A-Rod headed to DL with quad strain; Posada on hold

NEW YORK -- Alex Rodriguez is going on the 15-day disabled list with a strained right quadriceps, leaving the New York Yankees without two of their most important players.

Rodriguez joins injured catcher Jorge Posada on the DL. The Yankees are waiting for additional opinions on Posada's ailing throwing shoulder before determining whether he needs surgery.

A three-time AL MVP, Rodriguez was sent for an MRI exam Tuesday that revealed a Grade 2 strain. He was put on the DL for the first time since July 2000 with Seattle, when he had a strained right knee.

This is Rodriguez's fifth career trip to the disabled list.

"If it's a Grade 2, it's going to be at least the two weeks. That's why we're doing it," general manager Brian Cashman said.

The Yankees said it hadn't yet been determined whether Rodriguez would officially be placed on the disabled list Tuesday or Wednesday. Regardless, his stint on the DL can begin Tuesday because the team played without him -- and Posada -- in a 6-4 loss to the Detroit Tigers.

Rodriguez has been bothered by the injury since getting hurt April 20 in Baltimore. The third baseman missed three games last week, then returned for a four-game series at Cleveland. But he was removed for a pinch hitter in the eighth inning of Monday night's 5-2 win over the Indians and said he felt a "pull" while running the bases.

Yankees manager Joe Girardi said the team was surprised to learn the strain was so severe. Rodriguez was not available to reporters after Tuesday night's loss.

"He's a hard guy to replace," Girardi said. "We have to find a way to get it done."

Morgan Ensberg started in Rodriguez's place at third base Tuesday night.

"Hopefully, it'll be no more than the 15 days," Cashman said. "But we've got to get it right."

Posada, placed on the disabled list Monday for the first time in his career, was examined by orthopedist Dr. James Andrews in Alabama. Girardi said the scans from those tests were being sent to Cincinnati Reds team physician Dr. Timothy Kremchek, a shoulder specialist.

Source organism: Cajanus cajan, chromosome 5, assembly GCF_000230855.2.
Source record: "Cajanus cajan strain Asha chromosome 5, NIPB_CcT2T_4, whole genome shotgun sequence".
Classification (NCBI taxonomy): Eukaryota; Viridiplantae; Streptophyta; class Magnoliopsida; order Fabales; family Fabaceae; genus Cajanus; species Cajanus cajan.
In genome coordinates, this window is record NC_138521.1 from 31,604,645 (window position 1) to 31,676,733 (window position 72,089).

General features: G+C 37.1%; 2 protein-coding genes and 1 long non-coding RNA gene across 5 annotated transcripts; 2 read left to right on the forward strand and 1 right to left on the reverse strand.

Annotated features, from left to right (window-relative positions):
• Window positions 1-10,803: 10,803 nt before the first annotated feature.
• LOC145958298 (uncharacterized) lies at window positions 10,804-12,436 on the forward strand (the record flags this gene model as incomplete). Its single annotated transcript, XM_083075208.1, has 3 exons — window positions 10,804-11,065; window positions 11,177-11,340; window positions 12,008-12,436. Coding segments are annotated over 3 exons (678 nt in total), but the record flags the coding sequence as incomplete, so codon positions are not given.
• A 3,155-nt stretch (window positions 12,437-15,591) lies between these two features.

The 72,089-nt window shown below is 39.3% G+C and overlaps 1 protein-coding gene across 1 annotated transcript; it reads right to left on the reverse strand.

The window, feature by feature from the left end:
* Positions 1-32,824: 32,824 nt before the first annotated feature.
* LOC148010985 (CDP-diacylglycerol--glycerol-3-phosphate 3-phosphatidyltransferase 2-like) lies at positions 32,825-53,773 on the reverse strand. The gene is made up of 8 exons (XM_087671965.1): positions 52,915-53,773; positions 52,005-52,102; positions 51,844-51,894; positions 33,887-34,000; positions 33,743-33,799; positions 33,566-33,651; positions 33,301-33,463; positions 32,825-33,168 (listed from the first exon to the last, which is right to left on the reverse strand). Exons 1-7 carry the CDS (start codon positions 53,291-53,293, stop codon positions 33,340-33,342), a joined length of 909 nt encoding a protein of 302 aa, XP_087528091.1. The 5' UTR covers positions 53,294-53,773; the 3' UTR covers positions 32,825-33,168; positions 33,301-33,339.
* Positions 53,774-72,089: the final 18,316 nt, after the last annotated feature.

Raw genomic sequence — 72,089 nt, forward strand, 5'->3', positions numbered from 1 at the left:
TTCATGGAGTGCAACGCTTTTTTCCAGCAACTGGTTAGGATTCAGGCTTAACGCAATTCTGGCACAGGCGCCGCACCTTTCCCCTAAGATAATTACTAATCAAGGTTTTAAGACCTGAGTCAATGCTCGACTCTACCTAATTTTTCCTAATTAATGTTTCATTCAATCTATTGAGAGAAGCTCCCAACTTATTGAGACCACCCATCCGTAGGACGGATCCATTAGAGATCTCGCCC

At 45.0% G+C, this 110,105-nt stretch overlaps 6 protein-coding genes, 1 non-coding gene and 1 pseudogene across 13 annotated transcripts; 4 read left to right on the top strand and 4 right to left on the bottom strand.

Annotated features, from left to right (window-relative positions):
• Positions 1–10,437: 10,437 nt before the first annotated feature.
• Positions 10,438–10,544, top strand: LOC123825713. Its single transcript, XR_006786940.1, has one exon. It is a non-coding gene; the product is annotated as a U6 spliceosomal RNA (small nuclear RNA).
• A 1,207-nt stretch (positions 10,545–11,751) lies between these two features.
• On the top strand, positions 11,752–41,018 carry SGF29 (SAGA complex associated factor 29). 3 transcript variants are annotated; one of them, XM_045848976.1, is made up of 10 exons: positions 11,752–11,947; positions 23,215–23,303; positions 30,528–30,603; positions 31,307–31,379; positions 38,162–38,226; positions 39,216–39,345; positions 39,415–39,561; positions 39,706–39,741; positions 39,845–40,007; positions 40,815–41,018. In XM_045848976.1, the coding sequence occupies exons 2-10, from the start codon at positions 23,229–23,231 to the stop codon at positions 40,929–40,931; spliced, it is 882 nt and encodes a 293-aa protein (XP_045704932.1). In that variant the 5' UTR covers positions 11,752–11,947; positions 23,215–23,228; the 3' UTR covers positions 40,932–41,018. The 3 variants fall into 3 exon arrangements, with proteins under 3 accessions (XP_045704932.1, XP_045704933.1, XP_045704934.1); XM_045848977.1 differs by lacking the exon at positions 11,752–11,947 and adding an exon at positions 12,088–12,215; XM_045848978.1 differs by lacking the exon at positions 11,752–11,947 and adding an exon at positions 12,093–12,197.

Posada also was scheduled to be examined Tuesday night by Yankees physician Dr. Stuart Hershon, and on Thursday by New York Mets medical director Dr. David Altchek.

"Till all the doctors weigh in, I'm not going to guess and speculate. When they give me concrete information I'll be sure to share it," Posada said through club spokesman Jason Zillo.

Girardi said he remains optimistic that Posada won't need surgery, which would sideline the durable catcher for an extended period. For now, his injury has been termed a strained right shoulder.

"He had a good meeting with Andrews. The films are being sent to Kremchek and so we'll wait for that and we'll go from there," Girardi said.

The Yankees hope to get Kremchek's opinion in the next few days.

Chris Stewart made his first start behind the plate for New York against the Tigers, one day after being called up from the minors.

Still hoping to avoid season-ending surgery, reliever Brian Bruney went for a third opinion on his injured right foot and was waiting for the results. The right-hander is on the 15-day DL.

"If I wear a boot for a month it could help or it could not," he said. "The smartest thing to do would be to have the surgery, but obviously then I would be gone all year."

Bruney said his MRIs and X-rays will be sent to the Carolina Panthers' team doctor in Charlotte, N.C., for yet another opinion before he decides about surgery.

"It's just a weird injury that nobody has any certainty about," he said. "But I'm going to have to make up my mind whether or not I want to have the surgery."

In other injury news, reserve infielder Wilson Betemit made his second trip to the eye doctor Tuesday and will begin a rehab assignment Thursday with Triple-A Scranton/Wilkes-Barre. Betemit was placed on the 15-day disabled list April 14 with corneal conjunctivitis.

"He's much improved," Cashman said.